Recently published study results suggest a way to help people with a serious binge-eating or gambling problem
By Katrina Caruso
Occasional binge eaing happens to the best of us. It can be really difficult to stop eating once that bag of chips is ripped open or you’re seated conveniently near the potluck spread. We often don’t even realize what we’re doing until we’re reaching for the Tums afterwards. Some people, however, simply can’t stop themselves, whether the urge is to eat, drink, or gamble.
These compulsive urges are produced in the brain. Now a research team at Stanford University, led by neurosurgeon Dr. Casey Halpern, has located a specific signal in the brain’s reward and learning area (called the nucleus accumbens) that gets activated just before an episode of bingeing—and we may soon have a way to stop such episodes.
The brain’s reward system lets us understand positive experiences, such as hugging, eating chocolate, or receiving gifts. The brain learns to associate these experiences with pleasure. However, sometimes the pleasure sensors can get overstimulated, which can cause addictions and compulsive behaviours.
The Stanford researchers taught mice to binge by feeding them high-fat food and then monitored their brain-wave activity. Binge-eating mice had a tell-tale spike in brain activity just before they began uncontrollably overeating. Delivering an electric zap to the mice’s nucleus accumbens at precisely that moment, however, stopped the bingeing. The study results were published in the journal Proceedings of the National Academy of Sciences.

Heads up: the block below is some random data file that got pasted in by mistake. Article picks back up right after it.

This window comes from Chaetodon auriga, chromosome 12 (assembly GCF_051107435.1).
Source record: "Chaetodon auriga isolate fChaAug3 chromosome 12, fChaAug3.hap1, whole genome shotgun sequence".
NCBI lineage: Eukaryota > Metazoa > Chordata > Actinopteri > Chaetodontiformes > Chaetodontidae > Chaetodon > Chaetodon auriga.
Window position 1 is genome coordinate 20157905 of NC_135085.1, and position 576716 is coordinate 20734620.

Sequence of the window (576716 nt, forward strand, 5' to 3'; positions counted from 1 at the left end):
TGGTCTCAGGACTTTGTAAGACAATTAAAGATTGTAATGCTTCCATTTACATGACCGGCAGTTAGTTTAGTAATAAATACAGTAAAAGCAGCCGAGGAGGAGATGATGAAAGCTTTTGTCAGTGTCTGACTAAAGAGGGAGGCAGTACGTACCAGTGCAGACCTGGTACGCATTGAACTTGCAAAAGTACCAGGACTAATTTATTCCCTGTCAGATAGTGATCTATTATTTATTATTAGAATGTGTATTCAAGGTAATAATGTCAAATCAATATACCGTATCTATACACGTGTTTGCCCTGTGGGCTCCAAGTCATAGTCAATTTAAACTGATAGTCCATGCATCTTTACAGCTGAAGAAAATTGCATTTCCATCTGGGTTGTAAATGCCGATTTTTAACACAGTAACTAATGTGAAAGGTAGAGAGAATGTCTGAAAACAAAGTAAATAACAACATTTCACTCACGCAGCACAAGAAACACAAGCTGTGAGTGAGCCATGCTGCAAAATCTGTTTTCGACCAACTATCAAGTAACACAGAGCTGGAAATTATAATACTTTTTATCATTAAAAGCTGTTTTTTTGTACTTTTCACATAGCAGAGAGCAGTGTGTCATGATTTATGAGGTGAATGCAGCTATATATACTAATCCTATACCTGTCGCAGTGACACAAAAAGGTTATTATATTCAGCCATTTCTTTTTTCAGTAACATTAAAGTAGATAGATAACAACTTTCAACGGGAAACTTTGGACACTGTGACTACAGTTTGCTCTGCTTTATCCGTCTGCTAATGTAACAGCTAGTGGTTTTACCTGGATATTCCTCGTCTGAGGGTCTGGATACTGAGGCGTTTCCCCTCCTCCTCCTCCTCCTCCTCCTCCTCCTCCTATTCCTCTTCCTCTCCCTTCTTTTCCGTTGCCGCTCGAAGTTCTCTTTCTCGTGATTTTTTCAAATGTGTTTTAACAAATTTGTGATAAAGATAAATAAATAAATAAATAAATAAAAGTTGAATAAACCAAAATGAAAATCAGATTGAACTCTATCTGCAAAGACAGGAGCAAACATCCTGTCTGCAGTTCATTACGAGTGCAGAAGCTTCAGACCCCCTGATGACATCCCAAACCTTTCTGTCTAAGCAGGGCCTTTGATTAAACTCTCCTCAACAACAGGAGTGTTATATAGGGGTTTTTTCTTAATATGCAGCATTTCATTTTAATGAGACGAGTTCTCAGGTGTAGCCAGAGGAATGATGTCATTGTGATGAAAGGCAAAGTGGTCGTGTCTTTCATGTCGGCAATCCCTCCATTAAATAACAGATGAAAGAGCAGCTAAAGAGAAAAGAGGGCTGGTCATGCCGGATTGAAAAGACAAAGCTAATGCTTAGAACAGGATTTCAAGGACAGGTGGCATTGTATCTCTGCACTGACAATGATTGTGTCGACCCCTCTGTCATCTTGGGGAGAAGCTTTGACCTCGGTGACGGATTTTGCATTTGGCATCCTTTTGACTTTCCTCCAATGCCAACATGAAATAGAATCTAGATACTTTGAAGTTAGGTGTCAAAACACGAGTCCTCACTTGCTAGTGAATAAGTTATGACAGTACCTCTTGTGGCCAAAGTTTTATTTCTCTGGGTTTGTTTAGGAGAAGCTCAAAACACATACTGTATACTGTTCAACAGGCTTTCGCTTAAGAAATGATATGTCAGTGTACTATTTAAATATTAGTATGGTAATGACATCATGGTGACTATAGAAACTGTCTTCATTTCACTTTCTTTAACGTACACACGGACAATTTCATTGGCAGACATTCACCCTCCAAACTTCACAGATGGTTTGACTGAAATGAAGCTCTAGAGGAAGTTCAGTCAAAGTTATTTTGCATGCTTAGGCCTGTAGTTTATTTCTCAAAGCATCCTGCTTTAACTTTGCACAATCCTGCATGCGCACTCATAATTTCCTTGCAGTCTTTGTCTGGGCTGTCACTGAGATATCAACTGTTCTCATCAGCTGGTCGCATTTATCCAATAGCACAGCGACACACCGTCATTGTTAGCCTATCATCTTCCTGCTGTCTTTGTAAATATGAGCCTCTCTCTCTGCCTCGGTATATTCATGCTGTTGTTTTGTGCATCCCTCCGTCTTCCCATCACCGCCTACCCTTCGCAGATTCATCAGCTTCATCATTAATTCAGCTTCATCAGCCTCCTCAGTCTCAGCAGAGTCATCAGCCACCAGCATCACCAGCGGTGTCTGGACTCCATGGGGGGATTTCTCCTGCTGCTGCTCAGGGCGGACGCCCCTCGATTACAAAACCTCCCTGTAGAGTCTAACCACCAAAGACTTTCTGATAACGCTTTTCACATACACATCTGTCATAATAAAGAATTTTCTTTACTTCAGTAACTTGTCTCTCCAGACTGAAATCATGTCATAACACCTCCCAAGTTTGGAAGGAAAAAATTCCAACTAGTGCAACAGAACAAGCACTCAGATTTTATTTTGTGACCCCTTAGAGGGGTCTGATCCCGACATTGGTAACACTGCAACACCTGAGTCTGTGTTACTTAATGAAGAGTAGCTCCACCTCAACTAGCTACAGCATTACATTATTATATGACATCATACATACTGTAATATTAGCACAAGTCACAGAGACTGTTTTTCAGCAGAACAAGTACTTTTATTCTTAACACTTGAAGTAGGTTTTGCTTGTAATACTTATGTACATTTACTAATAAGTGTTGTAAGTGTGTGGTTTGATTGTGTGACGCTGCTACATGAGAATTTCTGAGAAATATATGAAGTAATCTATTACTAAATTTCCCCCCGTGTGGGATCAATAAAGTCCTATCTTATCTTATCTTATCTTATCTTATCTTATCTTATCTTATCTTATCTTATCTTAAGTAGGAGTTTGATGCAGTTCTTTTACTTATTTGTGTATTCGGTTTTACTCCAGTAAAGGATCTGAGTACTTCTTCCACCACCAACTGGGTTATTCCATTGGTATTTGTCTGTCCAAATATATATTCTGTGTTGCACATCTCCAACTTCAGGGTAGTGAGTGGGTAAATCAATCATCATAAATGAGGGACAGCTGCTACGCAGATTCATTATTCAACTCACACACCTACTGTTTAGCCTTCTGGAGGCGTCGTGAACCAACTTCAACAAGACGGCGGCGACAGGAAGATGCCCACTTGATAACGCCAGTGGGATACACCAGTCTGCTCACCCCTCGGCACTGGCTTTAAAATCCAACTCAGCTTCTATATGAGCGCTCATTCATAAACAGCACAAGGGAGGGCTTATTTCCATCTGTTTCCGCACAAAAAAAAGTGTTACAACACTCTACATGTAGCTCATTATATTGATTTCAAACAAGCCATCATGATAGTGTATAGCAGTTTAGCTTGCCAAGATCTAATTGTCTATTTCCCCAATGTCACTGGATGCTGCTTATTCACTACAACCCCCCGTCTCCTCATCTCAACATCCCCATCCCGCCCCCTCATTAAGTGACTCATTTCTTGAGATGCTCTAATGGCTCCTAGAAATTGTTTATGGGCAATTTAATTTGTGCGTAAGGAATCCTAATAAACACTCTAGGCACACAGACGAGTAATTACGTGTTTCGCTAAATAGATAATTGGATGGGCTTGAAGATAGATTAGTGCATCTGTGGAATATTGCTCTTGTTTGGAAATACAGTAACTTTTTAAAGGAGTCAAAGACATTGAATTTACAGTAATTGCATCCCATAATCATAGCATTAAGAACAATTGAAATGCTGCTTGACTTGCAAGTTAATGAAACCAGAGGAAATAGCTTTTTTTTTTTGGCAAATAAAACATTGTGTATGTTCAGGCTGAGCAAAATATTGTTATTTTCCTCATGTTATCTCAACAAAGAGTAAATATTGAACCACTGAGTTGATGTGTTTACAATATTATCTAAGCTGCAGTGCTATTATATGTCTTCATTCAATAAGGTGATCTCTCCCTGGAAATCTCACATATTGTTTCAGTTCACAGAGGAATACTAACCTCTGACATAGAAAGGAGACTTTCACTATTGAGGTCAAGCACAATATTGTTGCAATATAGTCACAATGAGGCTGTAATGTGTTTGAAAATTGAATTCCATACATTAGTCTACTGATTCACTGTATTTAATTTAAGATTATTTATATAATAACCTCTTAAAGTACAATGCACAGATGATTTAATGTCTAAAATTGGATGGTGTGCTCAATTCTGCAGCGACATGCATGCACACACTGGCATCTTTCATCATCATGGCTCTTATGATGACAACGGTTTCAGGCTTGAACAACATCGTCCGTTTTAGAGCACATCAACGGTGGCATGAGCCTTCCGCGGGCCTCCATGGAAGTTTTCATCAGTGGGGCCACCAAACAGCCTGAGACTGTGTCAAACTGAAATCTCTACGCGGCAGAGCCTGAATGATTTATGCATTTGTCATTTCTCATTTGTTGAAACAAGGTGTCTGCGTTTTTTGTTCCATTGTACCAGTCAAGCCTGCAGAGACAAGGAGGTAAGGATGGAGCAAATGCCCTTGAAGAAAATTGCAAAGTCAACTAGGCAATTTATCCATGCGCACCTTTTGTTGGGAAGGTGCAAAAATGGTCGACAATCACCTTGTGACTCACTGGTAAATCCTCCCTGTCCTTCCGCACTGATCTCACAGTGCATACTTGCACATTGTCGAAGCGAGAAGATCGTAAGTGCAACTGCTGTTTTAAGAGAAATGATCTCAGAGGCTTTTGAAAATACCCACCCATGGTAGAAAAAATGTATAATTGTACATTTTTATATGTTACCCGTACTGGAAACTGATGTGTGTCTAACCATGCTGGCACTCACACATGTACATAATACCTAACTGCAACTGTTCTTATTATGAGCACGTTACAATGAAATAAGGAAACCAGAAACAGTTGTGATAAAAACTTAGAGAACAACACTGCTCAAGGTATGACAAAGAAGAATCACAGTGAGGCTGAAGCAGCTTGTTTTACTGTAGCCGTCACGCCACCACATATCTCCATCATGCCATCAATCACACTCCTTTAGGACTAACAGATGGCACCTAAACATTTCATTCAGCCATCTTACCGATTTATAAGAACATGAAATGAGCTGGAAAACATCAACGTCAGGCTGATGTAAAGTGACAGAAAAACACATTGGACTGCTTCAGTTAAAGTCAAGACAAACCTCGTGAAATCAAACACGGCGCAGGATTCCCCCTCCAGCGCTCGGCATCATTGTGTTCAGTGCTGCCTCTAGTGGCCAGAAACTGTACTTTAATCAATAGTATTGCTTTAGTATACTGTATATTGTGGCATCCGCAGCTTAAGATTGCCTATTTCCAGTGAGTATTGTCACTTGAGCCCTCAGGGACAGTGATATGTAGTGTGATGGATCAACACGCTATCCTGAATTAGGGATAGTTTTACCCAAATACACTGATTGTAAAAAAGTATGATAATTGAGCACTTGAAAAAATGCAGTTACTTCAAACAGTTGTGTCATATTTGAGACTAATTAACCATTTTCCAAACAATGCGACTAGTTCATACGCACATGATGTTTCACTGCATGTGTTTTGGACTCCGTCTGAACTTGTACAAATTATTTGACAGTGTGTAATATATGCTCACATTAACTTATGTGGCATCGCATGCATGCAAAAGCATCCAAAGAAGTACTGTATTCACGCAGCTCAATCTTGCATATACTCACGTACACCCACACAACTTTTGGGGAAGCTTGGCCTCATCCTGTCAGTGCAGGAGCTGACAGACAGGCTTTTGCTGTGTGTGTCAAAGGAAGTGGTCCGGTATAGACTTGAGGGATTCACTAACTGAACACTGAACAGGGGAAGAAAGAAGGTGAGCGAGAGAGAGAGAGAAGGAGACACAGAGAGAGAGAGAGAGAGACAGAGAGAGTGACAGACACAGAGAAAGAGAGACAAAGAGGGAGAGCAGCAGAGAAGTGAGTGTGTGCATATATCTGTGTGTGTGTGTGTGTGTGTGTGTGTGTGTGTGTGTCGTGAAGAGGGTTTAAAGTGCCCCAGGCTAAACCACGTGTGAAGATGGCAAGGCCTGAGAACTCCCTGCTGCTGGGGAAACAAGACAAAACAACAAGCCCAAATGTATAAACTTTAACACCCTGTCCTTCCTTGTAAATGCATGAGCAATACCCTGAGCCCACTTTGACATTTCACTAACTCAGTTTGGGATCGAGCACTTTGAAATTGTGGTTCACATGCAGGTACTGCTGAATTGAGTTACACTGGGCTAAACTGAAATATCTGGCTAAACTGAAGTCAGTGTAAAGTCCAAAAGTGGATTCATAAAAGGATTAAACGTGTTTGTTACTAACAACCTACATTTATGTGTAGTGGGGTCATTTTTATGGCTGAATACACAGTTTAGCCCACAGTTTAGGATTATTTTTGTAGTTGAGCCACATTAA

The procedure is a slight modification to a currently used medical treatment called deep-brain stimulation (DBS), which can help patients with illnesses such as depression, obsessive compulsive disorder (OCD), and Parkinson’s. Unlike this study’s timely pre-binge zap, DBS provides a consistent current.
Of course, this kind of procedure wouldn’t be applied willy-nilly. It would be meant for extreme cases, those in which people’s addictions, cravings, and urges are causing them harm, as in cases of extreme alcoholism or compulsive gambling. And as with all mouse-based studies, there’s the question of whether a brain zap will produce the same results in people. Halpern has applied to test the procedure in human subjects with obesity who are plagued by compulsive eating.